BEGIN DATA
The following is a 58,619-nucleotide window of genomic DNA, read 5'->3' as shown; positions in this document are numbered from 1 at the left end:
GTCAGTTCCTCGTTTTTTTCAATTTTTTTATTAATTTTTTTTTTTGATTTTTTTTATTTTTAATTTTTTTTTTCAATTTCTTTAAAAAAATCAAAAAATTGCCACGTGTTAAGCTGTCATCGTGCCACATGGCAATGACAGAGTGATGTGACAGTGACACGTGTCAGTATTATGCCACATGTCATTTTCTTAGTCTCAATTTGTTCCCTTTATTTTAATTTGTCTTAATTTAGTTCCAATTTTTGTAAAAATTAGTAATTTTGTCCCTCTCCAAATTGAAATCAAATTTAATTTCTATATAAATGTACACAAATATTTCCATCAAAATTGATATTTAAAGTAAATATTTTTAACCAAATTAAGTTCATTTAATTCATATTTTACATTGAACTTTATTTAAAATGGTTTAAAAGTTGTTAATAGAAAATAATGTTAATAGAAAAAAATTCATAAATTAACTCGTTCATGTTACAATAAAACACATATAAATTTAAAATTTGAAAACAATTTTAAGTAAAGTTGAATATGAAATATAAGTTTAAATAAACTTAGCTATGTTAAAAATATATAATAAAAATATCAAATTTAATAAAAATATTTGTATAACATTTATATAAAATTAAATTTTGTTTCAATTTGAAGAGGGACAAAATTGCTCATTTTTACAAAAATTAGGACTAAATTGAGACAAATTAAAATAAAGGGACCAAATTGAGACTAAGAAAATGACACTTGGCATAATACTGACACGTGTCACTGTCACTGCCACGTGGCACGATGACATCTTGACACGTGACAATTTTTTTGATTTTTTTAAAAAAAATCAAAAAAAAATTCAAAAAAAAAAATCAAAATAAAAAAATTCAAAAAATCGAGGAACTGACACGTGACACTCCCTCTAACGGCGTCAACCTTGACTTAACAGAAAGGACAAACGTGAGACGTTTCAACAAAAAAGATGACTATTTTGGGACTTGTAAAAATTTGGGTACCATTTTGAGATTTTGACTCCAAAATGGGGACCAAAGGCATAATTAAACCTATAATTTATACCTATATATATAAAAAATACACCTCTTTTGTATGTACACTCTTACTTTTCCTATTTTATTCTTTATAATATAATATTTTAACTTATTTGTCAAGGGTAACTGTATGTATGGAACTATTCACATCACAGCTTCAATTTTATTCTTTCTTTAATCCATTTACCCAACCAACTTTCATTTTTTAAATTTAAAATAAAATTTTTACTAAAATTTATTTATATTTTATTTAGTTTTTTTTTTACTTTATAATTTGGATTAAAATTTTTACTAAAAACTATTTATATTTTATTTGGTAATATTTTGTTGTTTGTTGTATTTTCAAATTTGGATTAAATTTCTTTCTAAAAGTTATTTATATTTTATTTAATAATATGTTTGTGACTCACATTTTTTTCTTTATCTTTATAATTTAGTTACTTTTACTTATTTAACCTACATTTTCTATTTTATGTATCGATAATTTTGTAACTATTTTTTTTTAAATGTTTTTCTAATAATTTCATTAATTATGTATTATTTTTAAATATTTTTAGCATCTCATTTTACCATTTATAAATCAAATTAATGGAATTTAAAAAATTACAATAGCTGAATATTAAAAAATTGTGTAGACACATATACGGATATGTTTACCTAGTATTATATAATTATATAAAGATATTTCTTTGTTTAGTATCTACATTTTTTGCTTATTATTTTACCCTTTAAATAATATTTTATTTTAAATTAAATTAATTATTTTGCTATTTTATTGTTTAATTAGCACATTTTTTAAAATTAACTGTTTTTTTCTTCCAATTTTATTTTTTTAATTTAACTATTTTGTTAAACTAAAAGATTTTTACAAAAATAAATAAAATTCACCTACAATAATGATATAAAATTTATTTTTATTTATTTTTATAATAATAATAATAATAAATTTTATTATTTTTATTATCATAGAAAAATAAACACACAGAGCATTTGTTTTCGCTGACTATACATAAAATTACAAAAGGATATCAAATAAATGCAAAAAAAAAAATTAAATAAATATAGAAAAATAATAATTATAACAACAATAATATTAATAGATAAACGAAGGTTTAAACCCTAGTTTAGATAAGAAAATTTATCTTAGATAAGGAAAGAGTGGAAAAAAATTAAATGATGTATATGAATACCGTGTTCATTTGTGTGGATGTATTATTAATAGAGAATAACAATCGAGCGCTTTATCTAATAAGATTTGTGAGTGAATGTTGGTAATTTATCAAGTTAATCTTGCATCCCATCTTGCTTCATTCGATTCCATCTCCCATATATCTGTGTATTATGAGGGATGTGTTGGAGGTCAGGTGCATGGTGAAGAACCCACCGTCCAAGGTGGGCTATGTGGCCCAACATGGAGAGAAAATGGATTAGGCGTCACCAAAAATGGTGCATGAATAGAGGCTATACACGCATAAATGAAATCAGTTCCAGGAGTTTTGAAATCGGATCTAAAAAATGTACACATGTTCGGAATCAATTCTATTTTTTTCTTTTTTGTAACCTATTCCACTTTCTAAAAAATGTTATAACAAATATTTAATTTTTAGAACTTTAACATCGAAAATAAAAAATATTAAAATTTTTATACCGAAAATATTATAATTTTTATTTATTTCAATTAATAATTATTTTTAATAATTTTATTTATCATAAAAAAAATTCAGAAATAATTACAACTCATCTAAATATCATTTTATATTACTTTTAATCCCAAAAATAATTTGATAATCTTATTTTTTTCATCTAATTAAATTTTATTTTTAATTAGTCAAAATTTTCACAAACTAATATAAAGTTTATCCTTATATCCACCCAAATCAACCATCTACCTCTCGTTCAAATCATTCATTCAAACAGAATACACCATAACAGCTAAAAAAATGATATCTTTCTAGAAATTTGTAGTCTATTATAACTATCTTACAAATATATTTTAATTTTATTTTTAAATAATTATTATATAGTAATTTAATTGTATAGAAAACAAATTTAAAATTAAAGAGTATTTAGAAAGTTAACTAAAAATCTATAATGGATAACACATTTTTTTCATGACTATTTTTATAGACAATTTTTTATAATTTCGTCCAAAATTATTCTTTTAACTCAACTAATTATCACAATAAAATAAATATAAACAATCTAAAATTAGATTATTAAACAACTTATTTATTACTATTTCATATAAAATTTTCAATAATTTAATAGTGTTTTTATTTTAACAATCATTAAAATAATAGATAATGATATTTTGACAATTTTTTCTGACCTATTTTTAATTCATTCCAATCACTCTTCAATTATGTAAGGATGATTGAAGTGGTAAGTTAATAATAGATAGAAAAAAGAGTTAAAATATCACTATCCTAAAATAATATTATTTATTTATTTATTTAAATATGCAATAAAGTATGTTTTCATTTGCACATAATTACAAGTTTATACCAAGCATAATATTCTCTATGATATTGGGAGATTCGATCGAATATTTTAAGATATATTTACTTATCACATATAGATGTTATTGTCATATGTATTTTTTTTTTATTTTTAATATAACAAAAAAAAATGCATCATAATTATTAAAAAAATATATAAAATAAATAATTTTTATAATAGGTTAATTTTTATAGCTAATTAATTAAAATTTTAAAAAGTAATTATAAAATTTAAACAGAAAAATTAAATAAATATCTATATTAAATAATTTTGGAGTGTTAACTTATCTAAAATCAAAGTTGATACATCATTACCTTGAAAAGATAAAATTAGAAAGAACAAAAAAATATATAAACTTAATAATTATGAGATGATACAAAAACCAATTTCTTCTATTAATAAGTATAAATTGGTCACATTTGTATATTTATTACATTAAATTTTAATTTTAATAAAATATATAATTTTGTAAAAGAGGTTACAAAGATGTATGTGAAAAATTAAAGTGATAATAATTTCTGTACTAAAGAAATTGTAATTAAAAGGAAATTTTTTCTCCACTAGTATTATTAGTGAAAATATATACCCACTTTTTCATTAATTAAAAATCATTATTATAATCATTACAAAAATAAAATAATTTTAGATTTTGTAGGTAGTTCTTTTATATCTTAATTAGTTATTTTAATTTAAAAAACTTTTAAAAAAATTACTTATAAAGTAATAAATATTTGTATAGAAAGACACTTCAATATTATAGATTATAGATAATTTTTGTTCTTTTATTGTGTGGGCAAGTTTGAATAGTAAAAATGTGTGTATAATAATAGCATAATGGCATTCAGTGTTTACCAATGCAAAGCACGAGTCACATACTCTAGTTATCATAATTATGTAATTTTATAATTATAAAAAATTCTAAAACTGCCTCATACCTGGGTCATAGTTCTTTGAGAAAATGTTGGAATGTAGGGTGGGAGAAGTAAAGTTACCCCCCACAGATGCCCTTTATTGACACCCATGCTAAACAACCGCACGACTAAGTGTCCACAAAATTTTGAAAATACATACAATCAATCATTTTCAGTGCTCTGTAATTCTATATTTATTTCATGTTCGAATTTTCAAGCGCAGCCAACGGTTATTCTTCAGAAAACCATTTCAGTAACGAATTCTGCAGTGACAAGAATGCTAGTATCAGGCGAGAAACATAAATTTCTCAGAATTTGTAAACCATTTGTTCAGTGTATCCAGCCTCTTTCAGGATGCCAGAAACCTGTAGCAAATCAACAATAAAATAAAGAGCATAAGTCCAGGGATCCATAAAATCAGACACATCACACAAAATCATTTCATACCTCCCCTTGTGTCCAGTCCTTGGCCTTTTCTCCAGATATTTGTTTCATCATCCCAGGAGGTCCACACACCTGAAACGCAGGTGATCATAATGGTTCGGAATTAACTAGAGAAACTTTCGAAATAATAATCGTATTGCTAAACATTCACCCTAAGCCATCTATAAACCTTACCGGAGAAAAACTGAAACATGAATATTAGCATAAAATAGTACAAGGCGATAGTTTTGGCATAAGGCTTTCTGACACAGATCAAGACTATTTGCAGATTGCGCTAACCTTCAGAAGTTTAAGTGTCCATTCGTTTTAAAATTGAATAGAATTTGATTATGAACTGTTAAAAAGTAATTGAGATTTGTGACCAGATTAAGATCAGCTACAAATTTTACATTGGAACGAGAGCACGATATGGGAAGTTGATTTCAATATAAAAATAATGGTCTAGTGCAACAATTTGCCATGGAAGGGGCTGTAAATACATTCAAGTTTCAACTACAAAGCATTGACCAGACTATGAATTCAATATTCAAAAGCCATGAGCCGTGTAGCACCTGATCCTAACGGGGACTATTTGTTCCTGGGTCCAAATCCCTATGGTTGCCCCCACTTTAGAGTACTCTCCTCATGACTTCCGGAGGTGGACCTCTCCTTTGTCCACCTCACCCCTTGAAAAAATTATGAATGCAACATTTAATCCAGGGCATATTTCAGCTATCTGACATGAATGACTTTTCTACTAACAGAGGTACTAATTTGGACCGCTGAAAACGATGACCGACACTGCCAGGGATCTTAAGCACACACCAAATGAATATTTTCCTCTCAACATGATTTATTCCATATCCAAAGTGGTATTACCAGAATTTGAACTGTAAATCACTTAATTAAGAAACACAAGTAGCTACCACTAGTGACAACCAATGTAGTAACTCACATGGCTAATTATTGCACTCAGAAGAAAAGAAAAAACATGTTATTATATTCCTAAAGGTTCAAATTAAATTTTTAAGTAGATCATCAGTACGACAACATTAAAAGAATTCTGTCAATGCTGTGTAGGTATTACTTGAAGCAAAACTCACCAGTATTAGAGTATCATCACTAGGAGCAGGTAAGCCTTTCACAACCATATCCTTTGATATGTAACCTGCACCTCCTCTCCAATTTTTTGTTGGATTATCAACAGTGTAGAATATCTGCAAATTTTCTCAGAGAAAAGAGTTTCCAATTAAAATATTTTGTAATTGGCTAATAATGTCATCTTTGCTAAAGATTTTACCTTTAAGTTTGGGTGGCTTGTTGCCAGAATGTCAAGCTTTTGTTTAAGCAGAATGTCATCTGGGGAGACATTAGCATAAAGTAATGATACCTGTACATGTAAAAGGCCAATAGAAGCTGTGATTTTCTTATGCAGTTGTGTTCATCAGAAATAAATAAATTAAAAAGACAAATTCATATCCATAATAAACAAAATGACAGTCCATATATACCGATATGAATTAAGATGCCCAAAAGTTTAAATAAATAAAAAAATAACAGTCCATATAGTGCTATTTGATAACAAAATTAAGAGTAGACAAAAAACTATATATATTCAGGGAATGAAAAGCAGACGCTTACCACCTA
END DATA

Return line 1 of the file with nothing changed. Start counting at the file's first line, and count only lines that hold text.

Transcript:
The following is a 58,619-nucleotide window of genomic DNA, read 5'->3' as shown; positions in this document are numbered from 1 at the left end: